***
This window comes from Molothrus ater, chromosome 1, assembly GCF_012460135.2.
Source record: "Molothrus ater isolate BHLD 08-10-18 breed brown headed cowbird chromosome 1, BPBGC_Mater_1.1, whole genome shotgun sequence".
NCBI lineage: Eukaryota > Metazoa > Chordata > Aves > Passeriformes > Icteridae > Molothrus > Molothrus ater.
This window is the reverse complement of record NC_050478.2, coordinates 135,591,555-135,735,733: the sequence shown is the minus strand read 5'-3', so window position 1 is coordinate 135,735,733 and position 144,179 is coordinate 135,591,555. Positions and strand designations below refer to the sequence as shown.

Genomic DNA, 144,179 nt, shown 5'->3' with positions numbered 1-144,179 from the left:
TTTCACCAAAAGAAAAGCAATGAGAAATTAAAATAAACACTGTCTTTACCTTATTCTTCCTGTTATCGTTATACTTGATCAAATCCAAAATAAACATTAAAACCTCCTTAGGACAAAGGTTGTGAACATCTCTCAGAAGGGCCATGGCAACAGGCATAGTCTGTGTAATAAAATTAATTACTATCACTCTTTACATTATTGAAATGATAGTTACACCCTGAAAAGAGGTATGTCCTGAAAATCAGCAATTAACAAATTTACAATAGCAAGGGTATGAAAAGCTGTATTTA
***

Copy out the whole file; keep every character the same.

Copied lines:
This window comes from Molothrus ater, chromosome 1, assembly GCF_012460135.2.
Source record: "Molothrus ater isolate BHLD 08-10-18 breed brown headed cowbird chromosome 1, BPBGC_Mater_1.1, whole genome shotgun sequence".
NCBI lineage: Eukaryota > Metazoa > Chordata > Aves > Passeriformes > Icteridae > Molothrus > Molothrus ater.
This window is the reverse complement of record NC_050478.2, coordinates 135,591,555-135,735,733: the sequence shown is the minus strand read 5'-3', so window position 1 is coordinate 135,735,733 and position 144,179 is coordinate 135,591,555. Positions and strand designations below refer to the sequence as shown.

Genomic DNA, 144,179 nt, shown 5'->3' with positions numbered 1-144,179 from the left:
TTTCACCAAAAGAAAAGCAATGAGAAATTAAAATAAACACTGTCTTTACCTTATTCTTCCTGTTATCGTTATACTTGATCAAATCCAAAATAAACATTAAAACCTCCTTAGGACAAAGGTTGTGAACATCTCTCAGAAGGGCCATGGCAACAGGCATAGTCTGTGTAATAAAATTAATTACTATCACTCTTTACATTATTGAAATGATAGTTACACCCTGAAAAGAGGTATGTCCTGAAAATCAGCAATTAACAAATTTACAATAGCAAGGGTATGAAAAGCTGTATTTA